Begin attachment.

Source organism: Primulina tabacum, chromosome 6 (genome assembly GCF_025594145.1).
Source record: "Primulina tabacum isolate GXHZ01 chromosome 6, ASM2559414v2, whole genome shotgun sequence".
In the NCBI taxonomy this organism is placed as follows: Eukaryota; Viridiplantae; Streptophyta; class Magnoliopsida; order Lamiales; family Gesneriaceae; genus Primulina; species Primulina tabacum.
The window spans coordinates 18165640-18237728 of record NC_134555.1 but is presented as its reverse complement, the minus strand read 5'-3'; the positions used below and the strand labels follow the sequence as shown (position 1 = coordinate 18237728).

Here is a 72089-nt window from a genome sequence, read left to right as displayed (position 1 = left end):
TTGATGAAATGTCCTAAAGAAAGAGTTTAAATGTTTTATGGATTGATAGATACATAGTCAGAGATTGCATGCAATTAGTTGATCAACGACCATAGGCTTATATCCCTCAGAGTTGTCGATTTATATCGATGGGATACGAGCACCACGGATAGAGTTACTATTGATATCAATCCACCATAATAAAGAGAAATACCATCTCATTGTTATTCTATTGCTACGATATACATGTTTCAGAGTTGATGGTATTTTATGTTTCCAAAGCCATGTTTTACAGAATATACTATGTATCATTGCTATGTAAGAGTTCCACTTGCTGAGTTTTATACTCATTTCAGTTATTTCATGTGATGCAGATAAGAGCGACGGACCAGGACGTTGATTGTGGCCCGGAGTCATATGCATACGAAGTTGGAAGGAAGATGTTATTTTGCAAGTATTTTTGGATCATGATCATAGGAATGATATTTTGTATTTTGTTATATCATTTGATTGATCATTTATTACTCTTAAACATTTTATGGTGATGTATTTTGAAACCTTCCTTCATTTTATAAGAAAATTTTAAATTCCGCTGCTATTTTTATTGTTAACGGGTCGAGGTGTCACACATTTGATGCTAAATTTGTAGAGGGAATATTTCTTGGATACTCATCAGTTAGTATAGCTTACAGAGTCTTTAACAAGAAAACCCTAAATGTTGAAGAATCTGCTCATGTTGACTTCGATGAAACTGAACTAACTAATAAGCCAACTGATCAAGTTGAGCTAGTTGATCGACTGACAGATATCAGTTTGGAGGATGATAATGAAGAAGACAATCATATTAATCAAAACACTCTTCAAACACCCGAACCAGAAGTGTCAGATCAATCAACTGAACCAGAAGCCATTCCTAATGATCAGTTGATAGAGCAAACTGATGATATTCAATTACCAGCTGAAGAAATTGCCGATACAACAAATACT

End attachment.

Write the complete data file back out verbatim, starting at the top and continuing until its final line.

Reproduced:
Source organism: Primulina tabacum, chromosome 6 (genome assembly GCF_025594145.1).
Source record: "Primulina tabacum isolate GXHZ01 chromosome 6, ASM2559414v2, whole genome shotgun sequence".
In the NCBI taxonomy this organism is placed as follows: Eukaryota; Viridiplantae; Streptophyta; class Magnoliopsida; order Lamiales; family Gesneriaceae; genus Primulina; species Primulina tabacum.
The window spans coordinates 18165640-18237728 of record NC_134555.1 but is presented as its reverse complement, the minus strand read 5'-3'; the positions used below and the strand labels follow the sequence as shown (position 1 = coordinate 18237728).

Here is a 72089-nt window from a genome sequence, read left to right as displayed (position 1 = left end):
TTGATGAAATGTCCTAAAGAAAGAGTTTAAATGTTTTATGGATTGATAGATACATAGTCAGAGATTGCATGCAATTAGTTGATCAACGACCATAGGCTTATATCCCTCAGAGTTGTCGATTTATATCGATGGGATACGAGCACCACGGATAGAGTTACTATTGATATCAATCCACCATAATAAAGAGAAATACCATCTCATTGTTATTCTATTGCTACGATATACATGTTTCAGAGTTGATGGTATTTTATGTTTCCAAAGCCATGTTTTACAGAATATACTATGTATCATTGCTATGTAAGAGTTCCACTTGCTGAGTTTTATACTCATTTCAGTTATTTCATGTGATGCAGATAAGAGCGACGGACCAGGACGTTGATTGTGGCCCGGAGTCATATGCATACGAAGTTGGAAGGAAGATGTTATTTTGCAAGTATTTTTGGATCATGATCATAGGAATGATATTTTGTATTTTGTTATATCATTTGATTGATCATTTATTACTCTTAAACATTTTATGGTGATGTATTTTGAAACCTTCCTTCATTTTATAAGAAAATTTTAAATTCCGCTGCTATTTTTATTGTTAACGGGTCGAGGTGTCACACATTTGATGCTAAATTTGTAGAGGGAATATTTCTTGGATACTCATCAGTTAGTATAGCTTACAGAGTCTTTAACAAGAAAACCCTAAATGTTGAAGAATCTGCTCATGTTGACTTCGATGAAACTGAACTAACTAATAAGCCAACTGATCAAGTTGAGCTAGTTGATCGACTGACAGATATCAGTTTGGAGGATGATAATGAAGAAGACAATCATATTAATCAAAACACTCTTCAAACACCCGAACCAGAAGTGTCAGATCAATCAACTGAACCAGAAGCCATTCCTAATGATCAGTTGATAGAGCAAACTGATGATATTCAATTACCAGCTGAAGAAATTGCCGATACAACAAATACT